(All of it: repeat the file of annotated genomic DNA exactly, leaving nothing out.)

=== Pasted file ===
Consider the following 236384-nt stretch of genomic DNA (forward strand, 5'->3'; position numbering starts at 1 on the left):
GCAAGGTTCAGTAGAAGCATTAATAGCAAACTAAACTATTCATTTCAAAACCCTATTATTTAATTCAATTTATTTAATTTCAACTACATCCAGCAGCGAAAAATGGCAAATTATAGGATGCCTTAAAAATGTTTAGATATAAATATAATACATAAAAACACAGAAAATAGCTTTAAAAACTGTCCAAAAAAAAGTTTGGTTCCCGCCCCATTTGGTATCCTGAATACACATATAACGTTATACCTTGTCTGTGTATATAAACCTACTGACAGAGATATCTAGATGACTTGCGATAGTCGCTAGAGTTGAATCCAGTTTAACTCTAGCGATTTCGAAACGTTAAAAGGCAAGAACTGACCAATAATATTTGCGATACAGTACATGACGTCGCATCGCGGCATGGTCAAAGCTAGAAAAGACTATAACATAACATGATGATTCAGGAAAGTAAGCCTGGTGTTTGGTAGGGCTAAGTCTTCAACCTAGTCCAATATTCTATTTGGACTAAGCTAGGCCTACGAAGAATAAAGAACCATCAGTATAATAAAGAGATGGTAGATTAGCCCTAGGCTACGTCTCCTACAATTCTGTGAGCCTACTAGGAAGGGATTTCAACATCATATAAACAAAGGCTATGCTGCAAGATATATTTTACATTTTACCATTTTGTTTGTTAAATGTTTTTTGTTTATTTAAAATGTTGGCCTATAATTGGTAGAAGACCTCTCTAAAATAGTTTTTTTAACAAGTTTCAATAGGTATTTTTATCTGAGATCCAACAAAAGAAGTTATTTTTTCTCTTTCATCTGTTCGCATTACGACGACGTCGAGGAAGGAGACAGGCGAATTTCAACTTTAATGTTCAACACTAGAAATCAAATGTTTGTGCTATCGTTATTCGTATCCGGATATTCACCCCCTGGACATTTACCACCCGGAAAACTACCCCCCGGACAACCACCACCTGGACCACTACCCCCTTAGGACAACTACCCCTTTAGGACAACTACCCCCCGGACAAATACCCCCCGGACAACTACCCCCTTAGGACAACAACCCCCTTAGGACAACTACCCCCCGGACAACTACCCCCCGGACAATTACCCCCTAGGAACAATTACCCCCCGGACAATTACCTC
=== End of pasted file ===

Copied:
Consider the following 236384-nt stretch of genomic DNA (forward strand, 5'->3'; position numbering starts at 1 on the left):
GCAAGGTTCAGTAGAAGCATTAATAGCAAACTAAACTATTCATTTCAAAACCCTATTATTTAATTCAATTTATTTAATTTCAACTACATCCAGCAGCGAAAAATGGCAAATTATAGGATGCCTTAAAAATGTTTAGATATAAATATAATACATAAAAACACAGAAAATAGCTTTAAAAACTGTCCAAAAAAAAGTTTGGTTCCCGCCCCATTTGGTATCCTGAATACACATATAACGTTATACCTTGTCTGTGTATATAAACCTACTGACAGAGATATCTAGATGACTTGCGATAGTCGCTAGAGTTGAATCCAGTTTAACTCTAGCGATTTCGAAACGTTAAAAGGCAAGAACTGACCAATAATATTTGCGATACAGTACATGACGTCGCATCGCGGCATGGTCAAAGCTAGAAAAGACTATAACATAACATGATGATTCAGGAAAGTAAGCCTGGTGTTTGGTAGGGCTAAGTCTTCAACCTAGTCCAATATTCTATTTGGACTAAGCTAGGCCTACGAAGAATAAAGAACCATCAGTATAATAAAGAGATGGTAGATTAGCCCTAGGCTACGTCTCCTACAATTCTGTGAGCCTACTAGGAAGGGATTTCAACATCATATAAACAAAGGCTATGCTGCAAGATATATTTTACATTTTACCATTTTGTTTGTTAAATGTTTTTTGTTTATTTAAAATGTTGGCCTATAATTGGTAGAAGACCTCTCTAAAATAGTTTTTTTAACAAGTTTCAATAGGTATTTTTATCTGAGATCCAACAAAAGAAGTTATTTTTTCTCTTTCATCTGTTCGCATTACGACGACGTCGAGGAAGGAGACAGGCGAATTTCAACTTTAATGTTCAACACTAGAAATCAAATGTTTGTGCTATCGTTATTCGTATCCGGATATTCACCCCCTGGACATTTACCACCCGGAAAACTACCCCCCGGACAACCACCACCTGGACCACTACCCCCTTAGGACAACTACCCCTTTAGGACAACTACCCCCCGGACAAATACCCCCCGGACAACTACCCCCTTAGGACAACAACCCCCTTAGGACAACTACCCCCCGGACAACTACCCCCCGGACAATTACCCCCTAGGAACAATTACCCCCCGGACAATTACCTC